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Research & Expertise

Research and evaluation is at the heart of Changing Lives’ practice. You can find several examples of our published research covering a range of topics related to homelessness, women, criminal justice, sexual exploitation and more below.

Please note reports dating back prior to November 2013 refer to Changing Lives by our former names The Cyrenians or Tyneside Cyrenians.

Our Research


This report looks at the impact of the first 4 months of Covid-19 lockdown on women accessing our services who have experience of selling sex and sexual exploitation. Data from related services across the country was analysed and  showed a 62% increase in the number of women disclosing that they had experienced sexual violence – although there are reasons to believe that the actual figure is much higher than this.

Download “Nowhere To Turn”


This report looks at the number of people turning to online sites to sell or exchange sex, during the Covid-19 pandemic. You can download the full report here: Netreach Report


This report delivers recommendations to develop and adapt service delivery for people in recovery and working towards employment – ultimately helping more people to move into employment. Peer research is a way of designing and delivering a research project with the people who would usually be the subjects. We used this model research model because we felt it would provide richer insights into the specific barriers faced by people in recovery from addiction when thinking about, and moving towards, employment.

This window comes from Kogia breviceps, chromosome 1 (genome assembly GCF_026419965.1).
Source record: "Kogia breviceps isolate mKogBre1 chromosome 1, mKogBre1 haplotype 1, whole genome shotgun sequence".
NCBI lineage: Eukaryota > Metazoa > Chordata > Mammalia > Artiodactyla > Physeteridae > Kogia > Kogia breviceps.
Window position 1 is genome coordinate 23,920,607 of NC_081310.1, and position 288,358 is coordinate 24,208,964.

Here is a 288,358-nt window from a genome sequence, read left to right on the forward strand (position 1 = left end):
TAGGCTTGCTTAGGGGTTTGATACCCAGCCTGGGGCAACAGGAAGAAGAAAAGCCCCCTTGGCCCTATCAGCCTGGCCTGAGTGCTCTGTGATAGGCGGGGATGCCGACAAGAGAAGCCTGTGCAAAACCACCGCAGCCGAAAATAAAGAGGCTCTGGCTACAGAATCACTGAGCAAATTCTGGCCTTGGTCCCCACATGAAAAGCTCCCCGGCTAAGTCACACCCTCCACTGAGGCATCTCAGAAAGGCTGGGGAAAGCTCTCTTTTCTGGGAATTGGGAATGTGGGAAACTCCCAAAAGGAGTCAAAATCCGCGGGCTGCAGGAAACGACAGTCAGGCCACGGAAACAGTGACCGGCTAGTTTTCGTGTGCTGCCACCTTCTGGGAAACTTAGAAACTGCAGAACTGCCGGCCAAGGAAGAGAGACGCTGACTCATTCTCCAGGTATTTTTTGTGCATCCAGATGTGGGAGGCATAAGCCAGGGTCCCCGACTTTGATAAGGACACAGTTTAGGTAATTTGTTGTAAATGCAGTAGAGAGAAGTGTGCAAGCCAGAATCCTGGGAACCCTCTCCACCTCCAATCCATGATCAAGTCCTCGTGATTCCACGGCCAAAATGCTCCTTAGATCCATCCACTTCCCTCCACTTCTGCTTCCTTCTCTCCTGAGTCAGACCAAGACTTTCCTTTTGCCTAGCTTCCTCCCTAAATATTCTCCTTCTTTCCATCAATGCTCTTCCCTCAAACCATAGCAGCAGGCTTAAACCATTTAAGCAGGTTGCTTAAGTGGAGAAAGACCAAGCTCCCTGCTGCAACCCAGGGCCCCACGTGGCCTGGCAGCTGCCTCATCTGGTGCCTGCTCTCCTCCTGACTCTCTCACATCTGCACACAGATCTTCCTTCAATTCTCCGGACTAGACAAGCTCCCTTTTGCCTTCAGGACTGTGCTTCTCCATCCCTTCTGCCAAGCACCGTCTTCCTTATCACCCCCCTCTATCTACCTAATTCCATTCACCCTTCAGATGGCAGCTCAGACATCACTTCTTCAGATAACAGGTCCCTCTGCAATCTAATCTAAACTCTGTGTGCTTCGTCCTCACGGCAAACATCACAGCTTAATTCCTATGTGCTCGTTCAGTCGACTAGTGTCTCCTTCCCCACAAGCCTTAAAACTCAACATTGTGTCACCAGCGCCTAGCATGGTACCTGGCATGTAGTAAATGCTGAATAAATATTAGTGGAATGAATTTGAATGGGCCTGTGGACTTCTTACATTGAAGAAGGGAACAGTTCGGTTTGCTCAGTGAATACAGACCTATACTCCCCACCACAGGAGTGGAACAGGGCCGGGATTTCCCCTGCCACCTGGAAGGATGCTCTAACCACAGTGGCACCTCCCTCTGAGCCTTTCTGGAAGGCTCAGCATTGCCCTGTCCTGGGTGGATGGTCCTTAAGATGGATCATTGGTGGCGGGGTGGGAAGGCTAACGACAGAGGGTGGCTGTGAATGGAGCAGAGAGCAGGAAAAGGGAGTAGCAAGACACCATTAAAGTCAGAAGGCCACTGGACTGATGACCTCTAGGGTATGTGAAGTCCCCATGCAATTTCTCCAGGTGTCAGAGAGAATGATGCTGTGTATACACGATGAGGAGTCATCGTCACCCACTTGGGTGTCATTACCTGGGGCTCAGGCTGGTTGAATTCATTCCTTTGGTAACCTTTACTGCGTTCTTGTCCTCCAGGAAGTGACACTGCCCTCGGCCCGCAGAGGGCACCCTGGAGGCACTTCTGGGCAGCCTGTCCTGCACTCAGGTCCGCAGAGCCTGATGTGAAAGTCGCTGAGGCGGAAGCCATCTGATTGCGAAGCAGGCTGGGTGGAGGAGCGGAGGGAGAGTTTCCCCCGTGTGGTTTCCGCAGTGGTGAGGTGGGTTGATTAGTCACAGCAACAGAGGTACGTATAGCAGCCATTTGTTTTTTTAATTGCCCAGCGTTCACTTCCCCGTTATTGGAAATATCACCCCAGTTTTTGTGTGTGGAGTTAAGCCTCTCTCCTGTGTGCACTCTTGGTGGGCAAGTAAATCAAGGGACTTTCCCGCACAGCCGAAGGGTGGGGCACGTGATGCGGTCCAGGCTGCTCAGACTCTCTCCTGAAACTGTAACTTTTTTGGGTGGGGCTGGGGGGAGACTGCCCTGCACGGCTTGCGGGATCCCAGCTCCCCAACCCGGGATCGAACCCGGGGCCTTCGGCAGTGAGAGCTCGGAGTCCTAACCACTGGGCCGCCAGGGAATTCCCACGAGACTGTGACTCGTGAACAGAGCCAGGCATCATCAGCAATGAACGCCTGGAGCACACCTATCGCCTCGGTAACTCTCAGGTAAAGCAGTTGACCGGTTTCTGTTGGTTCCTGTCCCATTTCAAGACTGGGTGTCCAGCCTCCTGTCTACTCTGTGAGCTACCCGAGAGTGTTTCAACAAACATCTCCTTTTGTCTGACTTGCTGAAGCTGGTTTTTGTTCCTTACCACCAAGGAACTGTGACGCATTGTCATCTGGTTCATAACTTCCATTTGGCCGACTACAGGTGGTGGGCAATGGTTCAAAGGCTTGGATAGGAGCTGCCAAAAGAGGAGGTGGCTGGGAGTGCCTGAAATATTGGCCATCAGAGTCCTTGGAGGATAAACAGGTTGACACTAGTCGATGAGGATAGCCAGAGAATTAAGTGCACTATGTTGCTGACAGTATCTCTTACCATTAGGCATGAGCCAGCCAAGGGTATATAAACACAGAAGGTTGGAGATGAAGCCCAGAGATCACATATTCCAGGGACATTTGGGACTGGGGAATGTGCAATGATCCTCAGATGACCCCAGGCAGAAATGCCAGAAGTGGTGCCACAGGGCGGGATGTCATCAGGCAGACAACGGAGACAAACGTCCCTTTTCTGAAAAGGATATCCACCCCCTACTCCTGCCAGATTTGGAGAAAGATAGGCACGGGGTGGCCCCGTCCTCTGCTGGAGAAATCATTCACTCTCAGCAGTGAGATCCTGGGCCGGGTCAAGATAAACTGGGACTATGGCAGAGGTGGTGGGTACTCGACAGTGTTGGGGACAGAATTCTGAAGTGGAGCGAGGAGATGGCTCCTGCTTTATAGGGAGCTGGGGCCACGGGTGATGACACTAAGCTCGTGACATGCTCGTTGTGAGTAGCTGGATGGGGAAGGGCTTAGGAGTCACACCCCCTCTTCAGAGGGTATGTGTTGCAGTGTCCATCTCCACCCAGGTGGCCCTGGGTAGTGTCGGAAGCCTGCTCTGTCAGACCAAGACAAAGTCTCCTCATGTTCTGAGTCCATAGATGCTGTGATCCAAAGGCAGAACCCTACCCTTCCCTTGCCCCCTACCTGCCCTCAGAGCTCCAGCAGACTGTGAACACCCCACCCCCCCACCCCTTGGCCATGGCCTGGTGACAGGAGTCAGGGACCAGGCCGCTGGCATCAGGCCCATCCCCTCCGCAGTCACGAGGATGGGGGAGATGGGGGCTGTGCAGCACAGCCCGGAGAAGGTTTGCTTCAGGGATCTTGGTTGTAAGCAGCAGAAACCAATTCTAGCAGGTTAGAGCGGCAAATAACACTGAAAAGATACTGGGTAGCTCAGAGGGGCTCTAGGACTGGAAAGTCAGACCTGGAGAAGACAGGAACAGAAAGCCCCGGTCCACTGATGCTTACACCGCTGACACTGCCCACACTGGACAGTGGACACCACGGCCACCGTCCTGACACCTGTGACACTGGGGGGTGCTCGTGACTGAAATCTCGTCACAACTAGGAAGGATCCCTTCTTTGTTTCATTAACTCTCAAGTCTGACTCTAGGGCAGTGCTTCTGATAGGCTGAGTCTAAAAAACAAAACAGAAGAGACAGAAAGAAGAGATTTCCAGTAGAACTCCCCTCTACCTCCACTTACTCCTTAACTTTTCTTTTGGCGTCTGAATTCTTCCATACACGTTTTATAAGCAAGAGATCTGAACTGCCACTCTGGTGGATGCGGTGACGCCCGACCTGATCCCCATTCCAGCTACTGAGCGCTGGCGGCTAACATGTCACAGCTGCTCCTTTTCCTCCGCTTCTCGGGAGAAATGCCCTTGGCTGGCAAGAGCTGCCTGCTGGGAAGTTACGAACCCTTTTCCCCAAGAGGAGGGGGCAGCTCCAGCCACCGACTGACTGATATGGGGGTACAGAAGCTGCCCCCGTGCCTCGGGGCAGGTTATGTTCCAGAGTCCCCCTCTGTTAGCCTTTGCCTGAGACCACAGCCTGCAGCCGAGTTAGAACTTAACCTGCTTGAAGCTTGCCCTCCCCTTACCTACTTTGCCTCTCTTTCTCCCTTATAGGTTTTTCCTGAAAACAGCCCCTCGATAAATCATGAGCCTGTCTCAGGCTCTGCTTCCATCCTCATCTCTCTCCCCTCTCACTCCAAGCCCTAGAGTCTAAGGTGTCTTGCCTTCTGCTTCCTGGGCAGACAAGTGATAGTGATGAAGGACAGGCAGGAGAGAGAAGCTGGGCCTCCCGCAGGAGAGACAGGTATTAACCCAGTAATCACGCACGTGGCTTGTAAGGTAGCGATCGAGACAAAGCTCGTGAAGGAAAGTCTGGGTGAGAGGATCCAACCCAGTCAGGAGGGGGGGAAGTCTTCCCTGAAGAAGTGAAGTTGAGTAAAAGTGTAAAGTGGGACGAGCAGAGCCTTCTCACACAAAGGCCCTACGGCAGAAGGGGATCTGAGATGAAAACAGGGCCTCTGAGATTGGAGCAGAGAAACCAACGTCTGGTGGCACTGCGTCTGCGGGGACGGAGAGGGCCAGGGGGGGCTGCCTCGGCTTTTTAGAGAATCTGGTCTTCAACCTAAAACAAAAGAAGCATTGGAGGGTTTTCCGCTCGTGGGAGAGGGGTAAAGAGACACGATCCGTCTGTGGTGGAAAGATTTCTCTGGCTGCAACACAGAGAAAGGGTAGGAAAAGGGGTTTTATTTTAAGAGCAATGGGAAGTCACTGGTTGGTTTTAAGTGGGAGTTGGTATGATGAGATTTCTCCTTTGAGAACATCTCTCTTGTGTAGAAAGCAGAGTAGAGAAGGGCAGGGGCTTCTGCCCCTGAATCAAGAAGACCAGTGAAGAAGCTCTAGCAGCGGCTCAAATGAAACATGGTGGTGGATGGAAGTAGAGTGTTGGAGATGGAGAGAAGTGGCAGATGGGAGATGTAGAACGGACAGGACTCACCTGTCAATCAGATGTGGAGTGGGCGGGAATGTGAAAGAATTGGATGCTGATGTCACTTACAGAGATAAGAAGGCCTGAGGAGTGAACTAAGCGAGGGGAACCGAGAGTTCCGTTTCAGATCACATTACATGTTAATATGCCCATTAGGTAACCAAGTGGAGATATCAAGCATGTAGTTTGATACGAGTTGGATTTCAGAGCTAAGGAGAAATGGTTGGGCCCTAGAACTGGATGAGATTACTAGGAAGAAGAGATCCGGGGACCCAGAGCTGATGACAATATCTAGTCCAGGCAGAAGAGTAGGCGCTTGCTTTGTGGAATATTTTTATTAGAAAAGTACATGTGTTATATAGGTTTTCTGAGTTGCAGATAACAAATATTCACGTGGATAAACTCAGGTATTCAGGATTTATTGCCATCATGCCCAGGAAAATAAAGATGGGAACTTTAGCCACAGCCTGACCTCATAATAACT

Download Barriers to Employment for People with Drug and Alcohol Issues


This evaluation looks at three related interventions, delivered by Changing Lives, supporting victims of domestic abuse who have multiple and complex needs. The interventions are all funded for at least one year and take an intensive approach to meeting the needs of survivors.

Download “Too Complex for Complex Needs” here


This study sets out to understand the nature of sex work in County Durham and Darlington, and to examine interactions between sex workers and the services that they are likely to come into contact with. The study used the successful, peer-led methodology of Changing Lives’ Girls Are Proud (GAP) project, to uncover truths about the lived experiences of sex workers that operate in County Durham and Darlington. The research behind this report took place in 2015.

Please note, this report contains information of an adult nature and is recommended for over 18’s only.

Link: Peer Research Into Sex Work in Durham and Darlington (PDF)


The three workshops in this toolkit have been developed with two groups of professionals. The overall shape of each workshop has been led by an experienced teacher, together with input and advice from other experienced educators. Like most teachers, safeguarding is a regular aspect of our contributor, as his role as a teacher and makes up part of his experience. However, like most teachers, he does not claim to be an expert in safeguarding. This is where the second group of professionals comes in. Each safeguarding principle comes directly from safeguarding professionals from Changing Lives and NWG, as well as an ex-policewoman who is now a family liaison officer in a secondary school. Each of the three workshops explores a different safeguarding principle and are designed to be used in schools or other educational institutions.